The corporate mission to secure vast amounts of renewable energy faces some big challenges, especially in the Southeast, one of the country’s fastest-growing renewable regions. Is what is good for a few companies good for all?
These corporations want the Southeast electric utilities to become deregulated to develop a power market. In the last 30-40 years, over 20 U.S. states have deregulated their energy markets, starting with natural gas in the 1970’s
One corporate example is Google – they have a major concentration of data centers in the Southeast where the utilities are still regulated. Google and their tech giant allies want to dismantle the decades-old regulatory system and replace it with an electricity power market where energy companies compete for their customers, like the deregulated states.
Years ago, most electricity in the United States was generated and distributed by the regulated utilities within each state. However, just before the start of this century, many states deregulated the utilities, arguing that competition would bring efficiency – this action bypassed the Southeast.
When utilities are deregulated, you as the customer, choose which utility or energy provider you want to supply your needs. This is all good from the customer’s perspective when the costs are low and there is good competition. However, deregulation is a two-edged sword. For example, recall when Gray Davis was Governor of California (1999 – 2003) and California desperately needed power. They wound up paying up to $1,500/Mw-hr versus the nominal $50-60 Mw-hr at that time.
Here is an excerpt from Governor Davis’ interview with Frontline. “There’s no question that the law passed in 1996 was flawed. It deregulated the wholesale market, meaning the price that the utilities had to pay energy companies for power, but not the retail market. As a matter of fact, it reduced rates to customers and froze them for five years. So that was an inherent conflict. In 1999, the entire state – including public power authorities at municipal levels – spent $7 billion on power. In 2000, a year later, for approximately the same amount of electricity, $32.5 billion – a 450% increase.”
The Southeastern utilities staunchly defend their position – senior executives contend that their system better insulates the consumer from spikes in prices of commodities (such as the recent spikes in cost for natural gas), promotes reliability, and supports the long-term investments needed to develop clean-power technologies. Thomas A. Fanning, chief executive of Southern Company, Georgia Power’s parent company, said in an interview, “We absolutely are superior in every regard to those markets over time”.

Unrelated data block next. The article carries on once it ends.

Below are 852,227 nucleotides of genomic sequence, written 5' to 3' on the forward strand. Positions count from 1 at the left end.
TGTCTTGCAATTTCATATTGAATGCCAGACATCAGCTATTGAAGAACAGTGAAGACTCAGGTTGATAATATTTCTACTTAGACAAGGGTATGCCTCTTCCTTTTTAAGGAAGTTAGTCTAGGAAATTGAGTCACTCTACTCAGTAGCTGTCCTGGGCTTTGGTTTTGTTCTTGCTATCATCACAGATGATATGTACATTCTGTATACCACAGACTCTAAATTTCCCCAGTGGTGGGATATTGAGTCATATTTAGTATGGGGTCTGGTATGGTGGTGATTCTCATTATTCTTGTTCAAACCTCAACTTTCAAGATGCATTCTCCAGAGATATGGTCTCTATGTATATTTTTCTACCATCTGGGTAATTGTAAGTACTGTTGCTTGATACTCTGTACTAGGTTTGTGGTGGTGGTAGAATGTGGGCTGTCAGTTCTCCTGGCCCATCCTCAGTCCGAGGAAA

Tom Davis, a Republican state senator in South Carolina spearheaded a law passed in 2020 to explore setting up an electricity power market. He said, the current regulatory system financially rewarded utilities even when they messed up. “It’s not incentivizing them to go out there and try to find somebody who’s built a better mousetrap and can generate power more cheaply”.
However, Caroline Golin, Google’s global head of energy market development and policy, offered another option at a legislative hearing in July, raising the possibility of South Carolina’s breaking out of the Southeast utility system altogether, and joining the PJM. The PJM was started in 1927 and it is a regional transmission organization (RTO) that coordinates the movement of wholesale electricity in all or parts of 13 states and the District of Columbia. Originally the Pennsylvania-New Jersey-Maryland (PJM) interconnection – it has continually grown into its current organizational structure.
The larger utilities in the Southeast are now building more solar projects, but those pushing for a deregulated electrical power market say it’s not enough. Their proposed solar projects’ have a generating capacity equivalent to ~25% of their total capacity, far below the 80% needed for the PJM, according to an analysis by Tyler Norris, a senior executive at Cypress Creek Renewables, a solar company, and a special adviser in the Energy Department during the Obama administration.
One criticism offered about regulated utilities is that they are rewarded for building unneeded generating capacity because this in turn increases their base, on which their electric rates are set. Ms. Golin said a deregulated power market would remove that incentive and cut costs without affecting the system’s resilience under stress, based on Google’s experience in areas with power markets.
But executives at the Southeast utilities say their reserve capacity contributes to their higher scores in a national assessment of reliability – an increasing concern as climate change produces more extreme weather events. They also point out that one of the biggest failings of power markets is that they don’t support the operation and building of nuclear plants, which, the executives say, will provide uninterrupted carbon-free energy that will shore up the reliability of their grids as more intermittent renewable energy is introduced. The revenue streams in the more regulated system provide the financial stability to support nuclear plants, they contend.
“We’re the only utility building a nuclear plant in America,” Mr. Fanning, the Southern chief executive, said. “Couldn’t have built it in the PJM or ERCOT.” Nuclear plants in operation are giving the Southeast region some of the highest carbon-free scores in the country. Over 60% of South Carolina’s generation was carbon-free in 2021, most of it from nuclear plants, compared with 35% in Texas, according to the Institute for Energy Economics and Financial Analysis.
So, all in all, it boils down to our introductory question; Is what is good for a few companies good for all?
Photo Credit: New York Times